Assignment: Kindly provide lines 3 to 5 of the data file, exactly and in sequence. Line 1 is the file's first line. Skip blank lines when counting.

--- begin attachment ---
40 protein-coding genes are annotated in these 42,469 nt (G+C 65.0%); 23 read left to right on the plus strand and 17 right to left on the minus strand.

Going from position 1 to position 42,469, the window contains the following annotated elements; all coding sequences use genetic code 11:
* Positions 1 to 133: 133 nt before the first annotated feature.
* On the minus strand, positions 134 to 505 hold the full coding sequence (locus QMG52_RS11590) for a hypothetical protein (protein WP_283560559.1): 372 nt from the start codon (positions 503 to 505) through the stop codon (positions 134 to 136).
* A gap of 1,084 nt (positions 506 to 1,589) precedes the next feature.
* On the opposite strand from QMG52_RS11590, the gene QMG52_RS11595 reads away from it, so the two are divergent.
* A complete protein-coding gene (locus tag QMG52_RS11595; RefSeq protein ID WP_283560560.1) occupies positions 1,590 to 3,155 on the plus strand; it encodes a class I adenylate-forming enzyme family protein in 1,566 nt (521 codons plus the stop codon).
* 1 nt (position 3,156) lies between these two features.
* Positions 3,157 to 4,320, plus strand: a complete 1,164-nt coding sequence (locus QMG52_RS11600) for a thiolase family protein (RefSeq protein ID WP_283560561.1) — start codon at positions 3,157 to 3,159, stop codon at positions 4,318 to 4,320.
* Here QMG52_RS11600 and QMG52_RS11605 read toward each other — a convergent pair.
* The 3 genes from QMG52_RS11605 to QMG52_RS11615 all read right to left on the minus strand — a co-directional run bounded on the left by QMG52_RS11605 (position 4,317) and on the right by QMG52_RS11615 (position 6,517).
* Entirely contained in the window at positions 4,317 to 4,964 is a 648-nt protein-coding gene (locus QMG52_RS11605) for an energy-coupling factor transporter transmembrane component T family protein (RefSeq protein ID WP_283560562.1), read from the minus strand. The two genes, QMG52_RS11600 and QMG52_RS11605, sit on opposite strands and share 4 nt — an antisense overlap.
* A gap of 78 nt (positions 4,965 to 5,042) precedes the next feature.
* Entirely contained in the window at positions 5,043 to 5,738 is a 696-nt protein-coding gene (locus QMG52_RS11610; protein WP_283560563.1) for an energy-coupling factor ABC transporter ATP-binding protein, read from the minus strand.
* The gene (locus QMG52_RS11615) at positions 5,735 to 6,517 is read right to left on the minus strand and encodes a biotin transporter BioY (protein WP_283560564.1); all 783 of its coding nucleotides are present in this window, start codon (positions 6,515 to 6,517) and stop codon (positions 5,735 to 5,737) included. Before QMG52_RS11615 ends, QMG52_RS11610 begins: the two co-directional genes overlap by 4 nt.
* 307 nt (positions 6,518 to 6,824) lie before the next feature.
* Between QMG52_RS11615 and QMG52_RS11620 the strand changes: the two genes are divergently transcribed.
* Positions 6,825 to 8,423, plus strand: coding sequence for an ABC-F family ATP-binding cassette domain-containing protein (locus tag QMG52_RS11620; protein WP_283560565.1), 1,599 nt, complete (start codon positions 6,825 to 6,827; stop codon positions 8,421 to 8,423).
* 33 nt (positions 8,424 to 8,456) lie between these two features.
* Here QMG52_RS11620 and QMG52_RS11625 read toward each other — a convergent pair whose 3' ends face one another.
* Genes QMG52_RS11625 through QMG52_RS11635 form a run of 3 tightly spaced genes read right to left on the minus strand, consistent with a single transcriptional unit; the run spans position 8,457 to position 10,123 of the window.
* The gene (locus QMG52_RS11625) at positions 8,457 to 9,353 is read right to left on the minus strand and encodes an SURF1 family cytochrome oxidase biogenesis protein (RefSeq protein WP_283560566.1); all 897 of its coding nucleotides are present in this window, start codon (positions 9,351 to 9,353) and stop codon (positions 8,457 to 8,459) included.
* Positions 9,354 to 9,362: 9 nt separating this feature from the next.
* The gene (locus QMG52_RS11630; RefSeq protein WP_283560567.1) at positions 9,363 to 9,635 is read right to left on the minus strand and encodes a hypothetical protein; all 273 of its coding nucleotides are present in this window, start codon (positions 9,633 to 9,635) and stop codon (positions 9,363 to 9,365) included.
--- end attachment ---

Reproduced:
* Positions 1 to 133: 133 nt before the first annotated feature.
* On the minus strand, positions 134 to 505 hold the full coding sequence (locus QMG52_RS11590) for a hypothetical protein (protein WP_283560559.1): 372 nt from the start codon (positions 503 to 505) through the stop codon (positions 134 to 136).
* A gap of 1,084 nt (positions 506 to 1,589) precedes the next feature.